It’s a good motto…, one of two that I have served. Both are strangely akin as the other is “Be Prepared”, the motto of the Boy Scouts of America.  One cannot be ready if one is not prepared.

In troubled times, adhering to and living  such mottos can be the difference of life or death. I do not know that I’d say America is in troubled times, perhaps troubling times would be a more apt term. We are at a period which could easily lead us into troubled times.

As such, I’ve been seeking how to be both prepared and ready.  And what am I preparing for?  For what need must I be ready?  I don’t know specifically.  The zombieapocalypse?  Naw… but perhaps other troubles? Economic hardship? Food shortages? Riots? Loss of liberty? Or perhaps a hurricane, earthquake or other natural disaster? All of these are possibilities…

What it really boils down to is this. I endeavor to be prepared and ready to:

a) protect my family and our well-being

b) provide aid to my neighbors and community

c) come to the call to serve if my nation requires it of me

Note, nation does not necessarily equate to the government entity, but rather to “We the People” and the ideals of the Constitution and Liberty. I swore an oath to protect this nation from powers both foreign and domestic.  I took that oath when I entered service in the United States Coast Guard.  I do not consider that oath relinquished upon my departing, I believe it continues to this day.

I hear some talk about stock piling food, arms, ammo, savings, etc.  I believe such to be prudent. Americans, myself included, have forgotten how to be thrifty, how to be savers who store up during the fat years for when the lean years come.  But I believe it important to think beyond our individual selves.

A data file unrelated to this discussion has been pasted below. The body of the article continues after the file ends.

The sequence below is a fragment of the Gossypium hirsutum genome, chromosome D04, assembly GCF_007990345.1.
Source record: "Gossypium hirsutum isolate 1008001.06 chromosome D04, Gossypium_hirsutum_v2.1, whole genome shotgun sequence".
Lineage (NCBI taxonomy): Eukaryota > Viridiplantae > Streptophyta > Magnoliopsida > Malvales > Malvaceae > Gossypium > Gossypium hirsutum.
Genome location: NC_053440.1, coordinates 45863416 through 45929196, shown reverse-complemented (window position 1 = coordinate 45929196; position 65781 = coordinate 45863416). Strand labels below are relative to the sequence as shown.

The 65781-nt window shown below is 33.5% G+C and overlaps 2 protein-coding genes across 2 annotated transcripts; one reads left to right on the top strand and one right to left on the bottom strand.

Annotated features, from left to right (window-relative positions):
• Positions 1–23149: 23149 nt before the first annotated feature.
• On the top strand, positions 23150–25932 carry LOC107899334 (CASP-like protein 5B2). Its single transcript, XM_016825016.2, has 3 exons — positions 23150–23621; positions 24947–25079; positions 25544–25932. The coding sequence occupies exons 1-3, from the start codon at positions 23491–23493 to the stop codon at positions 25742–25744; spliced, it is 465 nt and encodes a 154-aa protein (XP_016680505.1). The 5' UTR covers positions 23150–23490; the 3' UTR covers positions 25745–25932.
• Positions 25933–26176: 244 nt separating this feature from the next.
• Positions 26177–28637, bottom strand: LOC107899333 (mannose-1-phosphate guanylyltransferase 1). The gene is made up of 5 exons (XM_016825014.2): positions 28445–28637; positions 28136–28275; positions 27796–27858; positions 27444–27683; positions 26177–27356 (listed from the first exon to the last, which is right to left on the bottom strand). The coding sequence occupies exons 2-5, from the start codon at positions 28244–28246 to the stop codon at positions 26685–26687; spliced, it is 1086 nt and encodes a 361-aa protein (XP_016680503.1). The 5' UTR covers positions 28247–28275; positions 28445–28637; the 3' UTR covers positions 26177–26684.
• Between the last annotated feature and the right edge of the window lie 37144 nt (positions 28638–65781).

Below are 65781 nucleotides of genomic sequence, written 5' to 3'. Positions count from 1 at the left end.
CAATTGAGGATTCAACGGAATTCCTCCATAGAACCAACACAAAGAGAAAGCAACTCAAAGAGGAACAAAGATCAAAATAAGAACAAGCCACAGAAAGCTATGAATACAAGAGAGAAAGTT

We were asked after 9-11 to stockpile food, water and supplies for a minimum of 3 days.  How many Americans in fact did this?  If a day of trouble were to come, such as hurricane Katrina brought to New Orleans.  Are you prepared to handle more than yourself?  If your neighbors homes were washed away and yours still stood. Could you offer them food, water, and protection?

If not, you’re a loner. A lone wolf is not as strong as the community of a pack of wolves.  Americans have grown into lone wolves, with most of our attentions focused on ourselves.  Communities have become merely a group of families living in a neighborhood where all promise to keep their grass golf course green.

I’ve been fondly thinking back on memories of my time in the Coast Guard. Having just re-connected with a few service mates. As I do so, it seemed fitting to pass on to you the motto, and share my thoughts regarding the need for us to become a “communities” again.

First they came for the Jews
and I did not speak out
because I was not a Jew.
Then they came for the Communists
and I did not speak out
because I was not a Communist.
Then they came for the trade unionists
and I did not speak out
because I was not a trade unionist.
Then they came for me
and there was no one left
to speak out for me.

– Pastor Martin Niemöller

If you do not know your neighbors, how will they speak out for you?  Or you for them?

***

NOTES:

Regarding the history of “Semper Paratus”, the first recorded reference was in the New Orleans Bee newspaper in the 1830’s in reference to the Revenue Cutter Service (which later became the U.S. Coast Guard).[1] In 1910 it appeared on the Coast Guard ensign,[2] and was put to music in the 20’s.

Further information available here.

Published in: on May 6, 2009 at 3:59 am  Comments (1)